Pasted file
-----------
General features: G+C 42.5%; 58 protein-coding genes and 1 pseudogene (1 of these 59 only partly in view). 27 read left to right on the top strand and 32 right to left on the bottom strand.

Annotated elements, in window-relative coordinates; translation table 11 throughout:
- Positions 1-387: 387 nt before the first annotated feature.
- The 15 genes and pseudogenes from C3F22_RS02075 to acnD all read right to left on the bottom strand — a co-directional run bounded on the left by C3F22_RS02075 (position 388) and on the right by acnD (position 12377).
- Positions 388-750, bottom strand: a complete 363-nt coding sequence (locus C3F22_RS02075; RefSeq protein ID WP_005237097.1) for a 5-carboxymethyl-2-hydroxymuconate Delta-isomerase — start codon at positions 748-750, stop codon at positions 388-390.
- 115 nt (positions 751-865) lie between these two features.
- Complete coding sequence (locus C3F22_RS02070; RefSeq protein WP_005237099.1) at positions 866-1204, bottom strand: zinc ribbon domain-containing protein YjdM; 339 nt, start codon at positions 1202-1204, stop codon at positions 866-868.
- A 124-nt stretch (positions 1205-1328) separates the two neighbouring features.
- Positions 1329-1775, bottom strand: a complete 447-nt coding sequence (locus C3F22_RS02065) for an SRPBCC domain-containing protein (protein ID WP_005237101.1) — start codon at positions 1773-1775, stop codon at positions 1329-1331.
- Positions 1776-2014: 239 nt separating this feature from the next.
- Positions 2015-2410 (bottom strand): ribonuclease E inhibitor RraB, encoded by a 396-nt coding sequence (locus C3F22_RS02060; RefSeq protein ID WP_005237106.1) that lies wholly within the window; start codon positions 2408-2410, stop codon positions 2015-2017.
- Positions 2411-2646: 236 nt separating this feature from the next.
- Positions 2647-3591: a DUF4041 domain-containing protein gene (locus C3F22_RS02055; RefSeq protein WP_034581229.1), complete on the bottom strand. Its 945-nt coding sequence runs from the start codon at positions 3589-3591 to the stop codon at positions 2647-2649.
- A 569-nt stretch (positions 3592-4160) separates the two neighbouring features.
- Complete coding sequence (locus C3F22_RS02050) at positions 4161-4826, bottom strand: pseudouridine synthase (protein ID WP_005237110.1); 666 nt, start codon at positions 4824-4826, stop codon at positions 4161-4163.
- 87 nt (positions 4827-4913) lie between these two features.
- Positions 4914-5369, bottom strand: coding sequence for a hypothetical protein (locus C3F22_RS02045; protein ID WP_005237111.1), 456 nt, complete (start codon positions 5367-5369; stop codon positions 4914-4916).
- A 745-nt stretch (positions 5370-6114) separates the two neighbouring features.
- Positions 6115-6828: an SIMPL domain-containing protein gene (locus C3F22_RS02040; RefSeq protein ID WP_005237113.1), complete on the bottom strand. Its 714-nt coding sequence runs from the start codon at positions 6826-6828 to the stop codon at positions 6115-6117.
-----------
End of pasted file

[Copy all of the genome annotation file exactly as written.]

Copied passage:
General features: G+C 42.5%; 58 protein-coding genes and 1 pseudogene (1 of these 59 only partly in view). 27 read left to right on the top strand and 32 right to left on the bottom strand.

Annotated elements, in window-relative coordinates; translation table 11 throughout:
- Positions 1-387: 387 nt before the first annotated feature.
- The 15 genes and pseudogenes from C3F22_RS02075 to acnD all read right to left on the bottom strand — a co-directional run bounded on the left by C3F22_RS02075 (position 388) and on the right by acnD (position 12377).
- Positions 388-750, bottom strand: a complete 363-nt coding sequence (locus C3F22_RS02075; RefSeq protein ID WP_005237097.1) for a 5-carboxymethyl-2-hydroxymuconate Delta-isomerase — start codon at positions 748-750, stop codon at positions 388-390.
- 115 nt (positions 751-865) lie between these two features.
- Complete coding sequence (locus C3F22_RS02070; RefSeq protein WP_005237099.1) at positions 866-1204, bottom strand: zinc ribbon domain-containing protein YjdM; 339 nt, start codon at positions 1202-1204, stop codon at positions 866-868.
- A 124-nt stretch (positions 1205-1328) separates the two neighbouring features.
- Positions 1329-1775, bottom strand: a complete 447-nt coding sequence (locus C3F22_RS02065) for an SRPBCC domain-containing protein (protein ID WP_005237101.1) — start codon at positions 1773-1775, stop codon at positions 1329-1331.
- Positions 1776-2014: 239 nt separating this feature from the next.
- Positions 2015-2410 (bottom strand): ribonuclease E inhibitor RraB, encoded by a 396-nt coding sequence (locus C3F22_RS02060; RefSeq protein ID WP_005237106.1) that lies wholly within the window; start codon positions 2408-2410, stop codon positions 2015-2017.
- Positions 2411-2646: 236 nt separating this feature from the next.
- Positions 2647-3591: a DUF4041 domain-containing protein gene (locus C3F22_RS02055; RefSeq protein WP_034581229.1), complete on the bottom strand. Its 945-nt coding sequence runs from the start codon at positions 3589-3591 to the stop codon at positions 2647-2649.
- A 569-nt stretch (positions 3592-4160) separates the two neighbouring features.
- Complete coding sequence (locus C3F22_RS02050) at positions 4161-4826, bottom strand: pseudouridine synthase (protein ID WP_005237110.1); 666 nt, start codon at positions 4824-4826, stop codon at positions 4161-4163.
- 87 nt (positions 4827-4913) lie between these two features.
- Positions 4914-5369, bottom strand: coding sequence for a hypothetical protein (locus C3F22_RS02045; protein ID WP_005237111.1), 456 nt, complete (start codon positions 5367-5369; stop codon positions 4914-4916).
- A 745-nt stretch (positions 5370-6114) separates the two neighbouring features.
- Positions 6115-6828: an SIMPL domain-containing protein gene (locus C3F22_RS02040; RefSeq protein ID WP_005237113.1), complete on the bottom strand. Its 714-nt coding sequence runs from the start codon at positions 6826-6828 to the stop codon at positions 6115-6117.